The sweet spot of combined inbound/outbound marketing
The internet has fundamentally changed how buyers buy and, subsequently, how marketers market. Today’s buyers are firmly in charge of their own buying journey, completing between 60% and 90% of their process before reaching out to their already honed, short list of favorable vendors. Additionally, a survey last year by DemandGen Report, noted that 77% of B2B buyers said they did not talk with a salesperson until after they had performed independent research. In this digital marketing environment, today’s B2B marketer needs to employ a savvy mix of conventional and creative approaches, finding an effective balance between both the traditional outbound approach and its newer counterpart, inbound.
First, let’s be clear what constitutes an outbound and inbound approach, including the benefits and challenges of each:
Outbound: when marketers actively push their message out to their target audience. An outbound strategy ensures that you reach your prospects via such tactics as tradeshows, email bursts, and cold calling.
Benefit: A successful campaign will return nearly immediate results – those prospects responding to you are expressing a clear interest in your offering.
Challenge: Capturing the attention of buyers in today’s digital context is becoming increasingly difficult – buyers are daily inundated with outbound messages, often viewing these negatively as unwanted interruptions.
Inbound: those leads that come to you, pulled in by a content or digital strategy. In today’s information-rich digital business context, your target audience is proactively researching their needs and challenges, looking for best fit solutions – and inbound strategy helps them find you by laying out a digital breadcrumb trail of relevant, helpful, and differentiated content in places where your prospects seek answers (website, blogs, videos, social media, etc.).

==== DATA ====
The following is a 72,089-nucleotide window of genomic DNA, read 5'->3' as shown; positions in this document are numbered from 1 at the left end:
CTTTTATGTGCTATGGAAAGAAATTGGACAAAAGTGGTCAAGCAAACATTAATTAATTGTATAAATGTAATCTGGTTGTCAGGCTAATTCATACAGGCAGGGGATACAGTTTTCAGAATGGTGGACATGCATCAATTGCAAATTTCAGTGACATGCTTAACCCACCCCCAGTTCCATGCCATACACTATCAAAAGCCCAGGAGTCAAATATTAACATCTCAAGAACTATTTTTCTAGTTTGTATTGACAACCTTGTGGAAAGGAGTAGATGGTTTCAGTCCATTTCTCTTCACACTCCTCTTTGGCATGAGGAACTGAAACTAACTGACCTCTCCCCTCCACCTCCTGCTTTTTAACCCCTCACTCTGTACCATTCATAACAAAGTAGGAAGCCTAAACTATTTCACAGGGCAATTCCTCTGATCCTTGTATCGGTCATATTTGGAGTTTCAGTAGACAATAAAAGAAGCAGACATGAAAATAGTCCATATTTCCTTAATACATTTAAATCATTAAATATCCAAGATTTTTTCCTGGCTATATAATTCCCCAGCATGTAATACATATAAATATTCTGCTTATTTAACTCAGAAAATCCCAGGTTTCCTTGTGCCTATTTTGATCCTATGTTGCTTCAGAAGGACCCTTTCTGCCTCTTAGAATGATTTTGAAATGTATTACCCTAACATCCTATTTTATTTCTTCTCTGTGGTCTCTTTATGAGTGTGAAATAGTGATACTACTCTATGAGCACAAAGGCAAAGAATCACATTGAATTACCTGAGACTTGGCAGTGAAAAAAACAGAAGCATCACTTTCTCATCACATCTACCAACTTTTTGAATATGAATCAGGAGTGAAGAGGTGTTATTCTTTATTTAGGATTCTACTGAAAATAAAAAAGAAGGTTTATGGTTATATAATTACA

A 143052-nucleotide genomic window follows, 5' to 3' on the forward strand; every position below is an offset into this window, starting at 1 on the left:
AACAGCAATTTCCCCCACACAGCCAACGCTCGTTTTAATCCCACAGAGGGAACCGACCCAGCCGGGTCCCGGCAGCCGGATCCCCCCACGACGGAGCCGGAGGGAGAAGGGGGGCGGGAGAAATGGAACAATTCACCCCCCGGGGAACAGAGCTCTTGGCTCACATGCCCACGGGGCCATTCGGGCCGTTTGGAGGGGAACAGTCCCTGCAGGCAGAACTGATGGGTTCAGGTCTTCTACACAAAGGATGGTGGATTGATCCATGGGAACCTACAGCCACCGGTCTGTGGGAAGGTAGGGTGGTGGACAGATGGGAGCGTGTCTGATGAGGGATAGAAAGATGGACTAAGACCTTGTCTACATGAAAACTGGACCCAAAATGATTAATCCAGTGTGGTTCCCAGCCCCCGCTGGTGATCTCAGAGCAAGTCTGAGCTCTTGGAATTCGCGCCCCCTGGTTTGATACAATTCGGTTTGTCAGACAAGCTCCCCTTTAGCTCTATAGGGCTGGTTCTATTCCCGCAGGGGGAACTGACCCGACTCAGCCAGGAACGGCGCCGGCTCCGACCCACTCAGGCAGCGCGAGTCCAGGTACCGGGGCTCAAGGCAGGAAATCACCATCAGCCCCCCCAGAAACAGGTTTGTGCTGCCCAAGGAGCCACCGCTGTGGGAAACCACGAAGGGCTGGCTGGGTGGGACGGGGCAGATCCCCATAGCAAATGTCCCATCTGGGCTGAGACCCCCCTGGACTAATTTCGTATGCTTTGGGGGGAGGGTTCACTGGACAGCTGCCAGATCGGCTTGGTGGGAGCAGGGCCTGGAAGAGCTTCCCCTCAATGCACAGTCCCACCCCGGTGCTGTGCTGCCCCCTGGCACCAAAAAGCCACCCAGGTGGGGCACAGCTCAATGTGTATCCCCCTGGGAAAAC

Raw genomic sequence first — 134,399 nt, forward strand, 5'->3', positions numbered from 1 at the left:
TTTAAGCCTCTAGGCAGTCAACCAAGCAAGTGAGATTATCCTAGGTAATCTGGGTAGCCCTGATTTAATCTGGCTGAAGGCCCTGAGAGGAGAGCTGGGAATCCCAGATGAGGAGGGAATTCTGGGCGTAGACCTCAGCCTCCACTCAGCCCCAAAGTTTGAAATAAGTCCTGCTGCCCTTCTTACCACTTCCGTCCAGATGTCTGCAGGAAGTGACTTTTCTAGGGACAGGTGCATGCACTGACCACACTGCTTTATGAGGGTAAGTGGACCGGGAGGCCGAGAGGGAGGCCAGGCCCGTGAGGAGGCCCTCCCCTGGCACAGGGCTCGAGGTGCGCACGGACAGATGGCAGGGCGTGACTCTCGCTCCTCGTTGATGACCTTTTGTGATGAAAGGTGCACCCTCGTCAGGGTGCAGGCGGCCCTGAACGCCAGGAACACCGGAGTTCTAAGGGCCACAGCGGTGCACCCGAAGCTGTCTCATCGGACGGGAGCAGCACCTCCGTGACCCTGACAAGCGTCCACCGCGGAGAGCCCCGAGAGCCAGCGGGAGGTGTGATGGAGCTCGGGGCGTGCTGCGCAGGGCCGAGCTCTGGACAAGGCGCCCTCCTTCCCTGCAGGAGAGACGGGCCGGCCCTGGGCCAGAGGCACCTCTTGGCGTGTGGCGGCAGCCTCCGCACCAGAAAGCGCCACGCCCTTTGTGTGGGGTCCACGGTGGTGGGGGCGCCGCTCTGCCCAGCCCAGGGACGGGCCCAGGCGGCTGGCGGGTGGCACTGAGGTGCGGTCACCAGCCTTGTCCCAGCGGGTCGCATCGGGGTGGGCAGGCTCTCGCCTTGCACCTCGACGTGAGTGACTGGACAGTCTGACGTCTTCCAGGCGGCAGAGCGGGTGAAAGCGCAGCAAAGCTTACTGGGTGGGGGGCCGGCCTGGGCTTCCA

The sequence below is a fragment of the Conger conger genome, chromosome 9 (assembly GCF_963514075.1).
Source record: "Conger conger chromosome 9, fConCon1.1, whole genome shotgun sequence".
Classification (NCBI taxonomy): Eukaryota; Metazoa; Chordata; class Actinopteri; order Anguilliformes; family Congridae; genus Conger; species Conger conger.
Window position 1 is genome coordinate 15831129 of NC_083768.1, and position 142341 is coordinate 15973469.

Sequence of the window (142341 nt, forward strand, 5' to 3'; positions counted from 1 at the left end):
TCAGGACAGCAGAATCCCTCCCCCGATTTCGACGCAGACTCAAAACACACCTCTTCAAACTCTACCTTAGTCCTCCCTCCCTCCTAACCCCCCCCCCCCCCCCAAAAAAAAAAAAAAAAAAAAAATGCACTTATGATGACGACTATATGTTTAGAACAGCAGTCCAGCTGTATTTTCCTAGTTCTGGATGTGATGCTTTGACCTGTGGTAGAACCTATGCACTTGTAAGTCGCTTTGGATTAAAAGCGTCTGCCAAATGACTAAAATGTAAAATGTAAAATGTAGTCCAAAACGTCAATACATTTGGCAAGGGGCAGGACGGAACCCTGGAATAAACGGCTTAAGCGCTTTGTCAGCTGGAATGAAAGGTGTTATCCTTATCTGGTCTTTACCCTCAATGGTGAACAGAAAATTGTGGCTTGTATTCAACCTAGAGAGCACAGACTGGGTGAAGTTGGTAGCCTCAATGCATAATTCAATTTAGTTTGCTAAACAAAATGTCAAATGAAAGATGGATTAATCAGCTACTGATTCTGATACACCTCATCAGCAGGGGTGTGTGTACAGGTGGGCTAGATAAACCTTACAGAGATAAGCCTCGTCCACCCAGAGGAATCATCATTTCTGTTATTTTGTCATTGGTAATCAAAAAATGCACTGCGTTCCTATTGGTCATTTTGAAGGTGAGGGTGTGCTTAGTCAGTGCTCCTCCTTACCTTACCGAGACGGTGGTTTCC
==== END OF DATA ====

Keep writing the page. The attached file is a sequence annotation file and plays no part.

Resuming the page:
Benefit: Unlike short-term outbound campaigns that don’t provide leads when the effort ceases, an inbound strategy is an investment in a long-term solution, typically returning increasingly better results over time as your content proliferates around the web.
Challenge: Inbound strategies take time to bear fruit.
So, how do you decide on the most appropriate mix of strategies for your particular product or service?
Generally speaking, inbound is most cost-effective when the product or service offered is of low cost/low complexity. These are precisely the kinds of purchases that buyers can easily educate themselves about. But for big-ticket/complex items, then outbound becomes more appropriate.
However, respecting the fact that in today’s marketing environment buyers of even complex products prefer to self-educate 70% down the sales pipe, all outbound approaches need to be amply supported by an inbound strategy educating the buyer on those issues they seek to better understand. Ideally, both your outbound and inbound approaches are part of one cohesive effort and strategy.
Prospect surveys are a highly effective and efficient example of balancing this challenging inbound/outbound mix. By selectively surveying a highly targeted segment, prospect surveys are uniquely positioned to generate valuable intelligence on all levels: the individual, the company, and the segment. From this outbound tactic, marketers can at once gain both intelligence and insight to inform rich and compelling content supporting the inbound side of this successful equation.
To learn more, read our market brief The Best of Inbound and Outbound and find out how leading companies are leveraging the combined benefits of both inbound and outbound marketing by using surveys to engage their prospects with a unique, valued, and differentiated perspective.